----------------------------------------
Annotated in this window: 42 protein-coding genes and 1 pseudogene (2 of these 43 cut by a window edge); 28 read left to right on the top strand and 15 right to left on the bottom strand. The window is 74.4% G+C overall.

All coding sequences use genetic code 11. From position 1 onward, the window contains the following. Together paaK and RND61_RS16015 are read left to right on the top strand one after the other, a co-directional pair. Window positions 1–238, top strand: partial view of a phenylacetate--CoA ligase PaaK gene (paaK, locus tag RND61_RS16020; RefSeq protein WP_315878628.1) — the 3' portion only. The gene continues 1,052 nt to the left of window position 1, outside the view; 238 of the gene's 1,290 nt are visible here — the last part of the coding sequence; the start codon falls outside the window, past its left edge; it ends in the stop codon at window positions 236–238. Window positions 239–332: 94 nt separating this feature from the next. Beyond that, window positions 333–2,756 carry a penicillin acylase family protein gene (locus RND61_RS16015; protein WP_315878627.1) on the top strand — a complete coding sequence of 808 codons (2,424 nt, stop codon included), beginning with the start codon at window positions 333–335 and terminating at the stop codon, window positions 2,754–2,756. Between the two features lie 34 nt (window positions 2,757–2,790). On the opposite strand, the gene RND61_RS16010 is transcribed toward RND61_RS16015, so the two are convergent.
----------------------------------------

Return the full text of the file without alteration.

Annotated in this window: 42 protein-coding genes and 1 pseudogene (2 of these 43 cut by a window edge); 28 read left to right on the top strand and 15 right to left on the bottom strand. The window is 74.4% G+C overall.

All coding sequences use genetic code 11. From position 1 onward, the window contains the following. Together paaK and RND61_RS16015 are read left to right on the top strand one after the other, a co-directional pair. Window positions 1–238, top strand: partial view of a phenylacetate--CoA ligase PaaK gene (paaK, locus tag RND61_RS16020; RefSeq protein WP_315878628.1) — the 3' portion only. The gene continues 1,052 nt to the left of window position 1, outside the view; 238 of the gene's 1,290 nt are visible here — the last part of the coding sequence; the start codon falls outside the window, past its left edge; it ends in the stop codon at window positions 236–238. Window positions 239–332: 94 nt separating this feature from the next. Beyond that, window positions 333–2,756 carry a penicillin acylase family protein gene (locus RND61_RS16015; protein WP_315878627.1) on the top strand — a complete coding sequence of 808 codons (2,424 nt, stop codon included), beginning with the start codon at window positions 333–335 and terminating at the stop codon, window positions 2,754–2,756. Between the two features lie 34 nt (window positions 2,757–2,790). On the opposite strand, the gene RND61_RS16010 is transcribed toward RND61_RS16015, so the two are convergent.